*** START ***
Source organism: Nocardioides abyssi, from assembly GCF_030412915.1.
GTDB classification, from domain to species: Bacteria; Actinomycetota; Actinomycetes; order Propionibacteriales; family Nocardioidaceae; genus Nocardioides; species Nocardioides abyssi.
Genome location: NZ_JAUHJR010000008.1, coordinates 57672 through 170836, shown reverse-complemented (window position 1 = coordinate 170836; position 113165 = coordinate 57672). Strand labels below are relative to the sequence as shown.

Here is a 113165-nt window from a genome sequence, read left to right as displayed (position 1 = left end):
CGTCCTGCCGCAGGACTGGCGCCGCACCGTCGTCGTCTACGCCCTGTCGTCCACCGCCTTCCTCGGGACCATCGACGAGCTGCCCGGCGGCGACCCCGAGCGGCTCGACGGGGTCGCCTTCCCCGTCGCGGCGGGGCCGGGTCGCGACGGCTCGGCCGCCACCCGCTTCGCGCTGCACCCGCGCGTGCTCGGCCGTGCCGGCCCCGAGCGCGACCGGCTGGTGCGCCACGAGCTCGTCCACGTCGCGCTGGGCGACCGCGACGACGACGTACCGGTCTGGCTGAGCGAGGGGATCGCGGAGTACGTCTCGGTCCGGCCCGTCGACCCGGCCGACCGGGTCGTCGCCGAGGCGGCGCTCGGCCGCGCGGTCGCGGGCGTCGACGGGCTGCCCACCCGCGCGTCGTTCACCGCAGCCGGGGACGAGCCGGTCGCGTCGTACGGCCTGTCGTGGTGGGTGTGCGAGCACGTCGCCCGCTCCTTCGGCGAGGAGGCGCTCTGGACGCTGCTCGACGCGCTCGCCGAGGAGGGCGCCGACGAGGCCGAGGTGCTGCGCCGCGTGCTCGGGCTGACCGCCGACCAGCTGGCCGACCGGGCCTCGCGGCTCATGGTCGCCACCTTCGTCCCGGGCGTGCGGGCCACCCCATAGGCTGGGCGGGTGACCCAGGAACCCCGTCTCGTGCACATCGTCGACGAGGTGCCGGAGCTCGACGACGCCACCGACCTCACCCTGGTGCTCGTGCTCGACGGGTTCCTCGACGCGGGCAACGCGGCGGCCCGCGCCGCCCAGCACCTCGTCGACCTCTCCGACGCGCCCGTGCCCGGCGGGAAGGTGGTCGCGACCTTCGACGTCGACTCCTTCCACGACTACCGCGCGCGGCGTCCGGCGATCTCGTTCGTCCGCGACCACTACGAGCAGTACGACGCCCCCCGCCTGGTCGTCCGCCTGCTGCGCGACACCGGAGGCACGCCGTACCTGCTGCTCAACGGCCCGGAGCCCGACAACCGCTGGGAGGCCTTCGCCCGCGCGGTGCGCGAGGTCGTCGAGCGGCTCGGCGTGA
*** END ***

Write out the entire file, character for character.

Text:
Source organism: Nocardioides abyssi, from assembly GCF_030412915.1.
GTDB classification, from domain to species: Bacteria; Actinomycetota; Actinomycetes; order Propionibacteriales; family Nocardioidaceae; genus Nocardioides; species Nocardioides abyssi.
Genome location: NZ_JAUHJR010000008.1, coordinates 57672 through 170836, shown reverse-complemented (window position 1 = coordinate 170836; position 113165 = coordinate 57672). Strand labels below are relative to the sequence as shown.

Here is a 113165-nt window from a genome sequence, read left to right as displayed (position 1 = left end):
CGTCCTGCCGCAGGACTGGCGCCGCACCGTCGTCGTCTACGCCCTGTCGTCCACCGCCTTCCTCGGGACCATCGACGAGCTGCCCGGCGGCGACCCCGAGCGGCTCGACGGGGTCGCCTTCCCCGTCGCGGCGGGGCCGGGTCGCGACGGCTCGGCCGCCACCCGCTTCGCGCTGCACCCGCGCGTGCTCGGCCGTGCCGGCCCCGAGCGCGACCGGCTGGTGCGCCACGAGCTCGTCCACGTCGCGCTGGGCGACCGCGACGACGACGTACCGGTCTGGCTGAGCGAGGGGATCGCGGAGTACGTCTCGGTCCGGCCCGTCGACCCGGCCGACCGGGTCGTCGCCGAGGCGGCGCTCGGCCGCGCGGTCGCGGGCGTCGACGGGCTGCCCACCCGCGCGTCGTTCACCGCAGCCGGGGACGAGCCGGTCGCGTCGTACGGCCTGTCGTGGTGGGTGTGCGAGCACGTCGCCCGCTCCTTCGGCGAGGAGGCGCTCTGGACGCTGCTCGACGCGCTCGCCGAGGAGGGCGCCGACGAGGCCGAGGTGCTGCGCCGCGTGCTCGGGCTGACCGCCGACCAGCTGGCCGACCGGGCCTCGCGGCTCATGGTCGCCACCTTCGTCCCGGGCGTGCGGGCCACCCCATAGGCTGGGCGGGTGACCCAGGAACCCCGTCTCGTGCACATCGTCGACGAGGTGCCGGAGCTCGACGACGCCACCGACCTCACCCTGGTGCTCGTGCTCGACGGGTTCCTCGACGCGGGCAACGCGGCGGCCCGCGCCGCCCAGCACCTCGTCGACCTCTCCGACGCGCCCGTGCCCGGCGGGAAGGTGGTCGCGACCTTCGACGTCGACTCCTTCCACGACTACCGCGCGCGGCGTCCGGCGATCTCGTTCGTCCGCGACCACTACGAGCAGTACGACGCCCCCCGCCTGGTCGTCCGCCTGCTGCGCGACACCGGAGGCACGCCGTACCTGCTGCTCAACGGCCCGGAGCCCGACAACCGCTGGGAGGCCTTCGCCCGCGCGGTGCGCGAGGTCGTCGAGCGGCTCGGCGTGA